Yes, that’s absolutely true. And we monitor it very, very closely. We were always looking at the moisture In the soil we’re looking at the vines you know what’s their uptake of moisture you know so our vineyards are remain dry farmed because there’s a reasonable amount of moisture in the soil. Some we do need to supplement we do have drain tile which are perforated pipes that are buried six eight feet down to really to drain out any excess moisture or water there so we’d like to do is kind of keep the vines kind of on the ragged edge of I wouldn’t say drought but yeah keep keep them alive but not too happy with with water. It’s not like other forms of agriculture where you just want to pour on the water and then it equates to higher crops, bigger yields. Sure we could do that. But the flavors of our wines would be very thin, very light. So we control that very carefully. And like I say some of our video Because of the the terroir they’re in are still, for the most part dry farmed.

Borna (ClimateAi) 17:06
Got an interesting and yeah, I was reading that, correct me if this is not related to what I just said. But sometimes wineries will send people through to trim off some of the grapes of the flavor gets more concentrated than those that still exists. Like it’s not a matter of just quantity. But the quantity and the quality are directly linked is that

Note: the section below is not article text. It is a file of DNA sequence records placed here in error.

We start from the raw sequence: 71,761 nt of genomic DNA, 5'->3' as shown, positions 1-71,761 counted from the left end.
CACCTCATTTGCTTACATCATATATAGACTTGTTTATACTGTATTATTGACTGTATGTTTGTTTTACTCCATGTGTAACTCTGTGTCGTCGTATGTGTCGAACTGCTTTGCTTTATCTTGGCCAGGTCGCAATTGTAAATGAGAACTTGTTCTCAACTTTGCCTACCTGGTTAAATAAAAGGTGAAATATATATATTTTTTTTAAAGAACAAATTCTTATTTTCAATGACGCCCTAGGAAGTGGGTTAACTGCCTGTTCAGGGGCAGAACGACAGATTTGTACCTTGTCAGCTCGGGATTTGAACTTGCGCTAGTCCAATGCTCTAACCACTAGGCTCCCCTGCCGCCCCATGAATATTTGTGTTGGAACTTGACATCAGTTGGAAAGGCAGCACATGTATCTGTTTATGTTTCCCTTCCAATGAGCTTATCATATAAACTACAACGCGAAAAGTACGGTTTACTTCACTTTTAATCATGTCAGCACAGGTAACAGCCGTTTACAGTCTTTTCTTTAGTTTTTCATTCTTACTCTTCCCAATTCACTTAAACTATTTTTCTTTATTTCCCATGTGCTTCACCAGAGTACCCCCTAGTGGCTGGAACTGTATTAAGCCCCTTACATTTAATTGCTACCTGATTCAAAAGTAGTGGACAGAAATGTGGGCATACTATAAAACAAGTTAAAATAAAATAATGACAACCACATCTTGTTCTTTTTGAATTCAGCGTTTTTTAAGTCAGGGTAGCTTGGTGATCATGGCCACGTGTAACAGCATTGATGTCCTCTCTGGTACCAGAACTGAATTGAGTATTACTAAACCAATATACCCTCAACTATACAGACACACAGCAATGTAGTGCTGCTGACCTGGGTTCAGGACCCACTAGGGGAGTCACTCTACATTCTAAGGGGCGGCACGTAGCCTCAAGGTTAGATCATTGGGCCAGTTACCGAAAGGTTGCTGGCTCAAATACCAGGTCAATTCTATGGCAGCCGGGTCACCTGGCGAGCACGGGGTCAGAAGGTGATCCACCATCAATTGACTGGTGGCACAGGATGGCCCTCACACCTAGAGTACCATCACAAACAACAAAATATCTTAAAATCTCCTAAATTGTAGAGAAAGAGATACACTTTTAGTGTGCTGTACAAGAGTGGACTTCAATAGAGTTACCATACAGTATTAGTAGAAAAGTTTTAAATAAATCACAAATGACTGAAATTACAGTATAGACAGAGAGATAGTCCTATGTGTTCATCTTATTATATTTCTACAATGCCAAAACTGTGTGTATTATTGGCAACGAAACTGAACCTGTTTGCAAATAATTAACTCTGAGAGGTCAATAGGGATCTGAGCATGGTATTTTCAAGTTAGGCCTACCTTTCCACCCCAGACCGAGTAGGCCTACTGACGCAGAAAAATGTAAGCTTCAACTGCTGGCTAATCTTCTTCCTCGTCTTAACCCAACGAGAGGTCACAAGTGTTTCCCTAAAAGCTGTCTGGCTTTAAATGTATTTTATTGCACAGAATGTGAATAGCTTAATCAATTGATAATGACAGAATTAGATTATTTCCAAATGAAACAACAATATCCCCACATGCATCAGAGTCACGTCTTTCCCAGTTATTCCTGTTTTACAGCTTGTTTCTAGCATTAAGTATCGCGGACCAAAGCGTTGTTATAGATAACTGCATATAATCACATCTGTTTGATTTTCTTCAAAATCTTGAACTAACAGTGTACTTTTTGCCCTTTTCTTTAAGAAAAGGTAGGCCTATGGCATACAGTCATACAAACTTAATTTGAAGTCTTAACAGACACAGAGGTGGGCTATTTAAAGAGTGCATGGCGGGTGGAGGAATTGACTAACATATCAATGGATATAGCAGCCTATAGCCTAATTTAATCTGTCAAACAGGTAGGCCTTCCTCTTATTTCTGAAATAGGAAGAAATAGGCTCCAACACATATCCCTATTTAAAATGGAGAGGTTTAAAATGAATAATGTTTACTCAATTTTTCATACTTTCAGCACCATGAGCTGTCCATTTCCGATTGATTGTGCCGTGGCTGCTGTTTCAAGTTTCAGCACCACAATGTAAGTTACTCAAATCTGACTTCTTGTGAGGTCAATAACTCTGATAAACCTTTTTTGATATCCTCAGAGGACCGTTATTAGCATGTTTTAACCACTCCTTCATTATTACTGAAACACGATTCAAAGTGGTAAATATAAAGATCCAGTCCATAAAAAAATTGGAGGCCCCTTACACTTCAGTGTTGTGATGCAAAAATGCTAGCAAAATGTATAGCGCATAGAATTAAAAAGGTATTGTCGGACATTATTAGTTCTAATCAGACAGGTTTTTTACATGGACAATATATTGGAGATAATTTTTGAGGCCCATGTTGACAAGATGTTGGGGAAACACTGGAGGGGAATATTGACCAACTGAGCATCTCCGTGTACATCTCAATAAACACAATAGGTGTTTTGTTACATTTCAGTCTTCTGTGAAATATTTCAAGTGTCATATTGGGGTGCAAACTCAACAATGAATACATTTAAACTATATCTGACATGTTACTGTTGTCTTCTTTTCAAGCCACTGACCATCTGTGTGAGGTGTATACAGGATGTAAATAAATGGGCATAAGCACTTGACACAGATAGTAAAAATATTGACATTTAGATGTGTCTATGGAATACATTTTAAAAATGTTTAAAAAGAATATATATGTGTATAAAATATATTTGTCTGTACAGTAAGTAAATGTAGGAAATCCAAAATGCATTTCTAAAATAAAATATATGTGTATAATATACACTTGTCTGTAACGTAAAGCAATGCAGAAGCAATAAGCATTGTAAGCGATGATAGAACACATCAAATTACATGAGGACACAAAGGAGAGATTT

Peter Mondavi 17:23
Yeah, they’re there. I mean, quality here in Napa Valley is absolutely paramount, kind of trumps everything else here. There will be crop thinning, several reasons and each vineyard is different. I mean, one vineyard may be optimal at two and a half tons per acre. Another vineyard might be optimal at you know, four tons to the acre. It really depends on on really the terroir, I mean, the soils and the weather in the immediate area, things like that. So there’s no one set formula there. So if vine is optimal quality at three Three and a half times the acre, then we we try to shoot for that, first of all we prune accordingly to get a yield in that range, if that’s what the vineyard is telling us. And then if it over crops, which we can, from time to time, have additional bunches of grapes on the vine more than we expected. Then we can go in and in remove some of the extra bunches. There’s also something called Green thinning that we do for a quality perspective is as the grapes go through version, this is late spring, early summer, they go from hard green berries to they start to color up, you know, almost black in color for Cabernet. And sometimes it’s very uniform, which is great. Sometimes there’s stragglers, there’s parts of bunches that just kind of like take their sweet time to turn, you know, go through version because the maturation difference Time on the single vine we’ll we can go through and cut those off. It’s called Green thinning so that we have a uniform, uniformly ripening crop during harvest.